Lucie Morton says she remembers when Tony Wolf first appeared on her radar. He was a recent Cornell graduate, and she was a member of the Virginia Department of Agriculture and Consumer Services, looking to add viticultural expertise for what was then a fledging wine industry.
It was, she says, five jobs in one: grape research scientist and extension agent, professor of viticulture, communication hub and administrator. Years later, she would tell an audience at the Eastern Winery Exposition that the man she was introducing was “a kind of Hail Mary hire” who turned out to be a “winning touchdown.”
“Tony has steadfastly maintained the highest standards in each of the roles he was cast into some 30 years ago by an embryonic Virginia winegrowing industry that could not afford to hire five people,” she told the group.
Over that period Wolf has influenced students, grape growers, and the wine industry of Virginia and adjoining states, making him an outstanding recipient for one of Wine Industry Advisor’s most inspiring people awards.
The timing couldn’t be better, with Wolf announcing recently that he plans to retire in early 2022. “It is time for a fresh start—both for the viticulture position, and for my own pursuits,” he writes in his November newsletter, one of his signature contributions to the industry at large.
Wolf earned his master’s from Pennsylvania State University and PhD from Cornell University, and has been teaching at Virginia Tech since 1986. In addition to his viticulture research and extension roles, he has taught an online viticulture course and served as director of the school’s Alson H. Smith Jr. Agricultural Research and Extension Center in Frederick County, Virginia.
An academic setting, of course, requires its share of writing. That’s something longtime colleague Gill Giese, an extension viticulture specialist at New Mexico State University, says Wolf has mastered. “I will not numerate all the papers, works, presentations, consultations, committee assignments, service to region, institution and industry, as well as the teaching and mentoring Dr. Wolf leaves as testament to his stellar career,” Giese says. “His attention to detail and insistence on thoroughness, accuracy, and precision was maddening sometimes. But he, as mentor, would accept nothing less.”
Wolf ticked off a couple of major highlights during his career, pointing to his involvement in the introduction of “new” cultivars to the state, such as Fer Servadau, Mourvedré and Petit Manseng, and to the results his department got from better understanding the ecology of Grapevine Yellows, which affects susceptible varieties such as Chardonnay. “The Grapevine Yellows research is a good reminder that not all research results in magical moments of breakthrough discovery,” he says. “Sometimes you have to be satisfied with the small, incremental increases in knowledge that come from your hard work.”
It’s that persistence that several of his friends cited when asked about his strengths. “What, for me, sets Tony Wolf apart on the world wine grape stage is—first and foremost—his unstinting work ethic,” says Morton. “I don’t know how he has done and continues to take on so many jobs and responsibilities.”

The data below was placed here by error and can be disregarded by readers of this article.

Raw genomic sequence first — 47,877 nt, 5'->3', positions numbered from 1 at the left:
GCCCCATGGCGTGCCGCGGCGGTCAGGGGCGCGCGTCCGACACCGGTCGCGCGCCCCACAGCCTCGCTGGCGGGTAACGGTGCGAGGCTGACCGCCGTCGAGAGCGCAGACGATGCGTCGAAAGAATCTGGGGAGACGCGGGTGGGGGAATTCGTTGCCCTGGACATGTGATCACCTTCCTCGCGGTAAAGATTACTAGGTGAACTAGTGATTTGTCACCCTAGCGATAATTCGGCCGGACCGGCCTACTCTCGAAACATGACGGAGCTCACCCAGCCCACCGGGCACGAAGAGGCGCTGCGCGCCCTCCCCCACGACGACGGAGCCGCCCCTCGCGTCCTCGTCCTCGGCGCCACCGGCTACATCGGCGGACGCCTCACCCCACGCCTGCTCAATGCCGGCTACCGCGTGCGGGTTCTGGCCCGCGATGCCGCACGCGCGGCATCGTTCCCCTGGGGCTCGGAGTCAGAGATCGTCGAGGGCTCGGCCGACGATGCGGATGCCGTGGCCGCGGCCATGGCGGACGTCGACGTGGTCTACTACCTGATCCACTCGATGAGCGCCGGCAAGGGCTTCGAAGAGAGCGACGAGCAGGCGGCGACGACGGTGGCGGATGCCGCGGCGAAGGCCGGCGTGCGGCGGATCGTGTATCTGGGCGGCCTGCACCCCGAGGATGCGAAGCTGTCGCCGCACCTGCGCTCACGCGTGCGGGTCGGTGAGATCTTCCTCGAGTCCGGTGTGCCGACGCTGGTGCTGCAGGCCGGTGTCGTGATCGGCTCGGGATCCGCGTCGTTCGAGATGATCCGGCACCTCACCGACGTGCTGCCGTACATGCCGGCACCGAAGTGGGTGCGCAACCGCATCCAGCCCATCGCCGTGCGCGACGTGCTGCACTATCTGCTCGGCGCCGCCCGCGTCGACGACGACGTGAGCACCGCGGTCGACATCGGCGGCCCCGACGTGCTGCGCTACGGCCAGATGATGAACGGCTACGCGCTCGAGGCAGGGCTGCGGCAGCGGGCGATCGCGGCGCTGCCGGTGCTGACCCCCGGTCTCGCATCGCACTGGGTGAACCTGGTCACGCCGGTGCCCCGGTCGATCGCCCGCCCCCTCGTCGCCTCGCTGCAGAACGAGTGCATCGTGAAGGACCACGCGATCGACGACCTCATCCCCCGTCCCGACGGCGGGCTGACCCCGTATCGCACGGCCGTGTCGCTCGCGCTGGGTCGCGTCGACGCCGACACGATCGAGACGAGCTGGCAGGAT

Adds Tremain Hatch, an associate of Wolf’s since 2010, “Tony is a hard worker and demands hard work of those around him. This is to the benefit of those around him. I have been fortunate to have Tony as a mentor.”
Wolf says he saw that same work ethic in two men who inspired him: his father, who was a fish disease scientist with the U.S. Fish and Wildlife Service, and Dr. Robert Pool, his PhD adviser. “The other inspiration that I encountered when I was hired was unexpected. It was the reaction to people who valued and appreciated the effort that I was making to help answer questions or solve problems that they were having in their vineyards.” That, he says, inspired him to do more to serve the industry.
That service came, in part, through his newsletters, which began in January 1986 and continued bi-monthly for years until recently becoming more sporadic. Today, he admits, he’d rely more on social media platforms such as Facebook and Instagram in addition to podcasts to more effectively communicate to those seeking instant information. “We are expected to market—advertise—ourselves, and these various platforms are excellent means of reaching non-traditional audiences,” he says. “Hell, I use YouTube videos to do my own car and bike repairs!”
Whoever takes over will replace someone unique, says Bruce Zoecklein, the head of the Enology Grape Chemistry Group at Virginia Tech from 1985 through 2013.
“Many spend a career looking for a career. Not Tony Wolf, who found his passion in helping guide Virginia viticulture through leadership and by highlighting applied knowledge,” Zoecklein says. “Perhaps the most important question one can ask is—did he make a difference? Tony Wolf certainly has.”
About Wine’s Most Inspiring People: Each year, Wine Industry Advisor chooses 10 individuals within the wine industry who showcase leadership, innovation, and inspiration. For the first time in 2021, WIA opened up the submission process to the industry at large. With over 100 nominees, the editorial team selected the top 10 individuals who they felt has truly positively impacted the US wine culture over the past year. Read more here.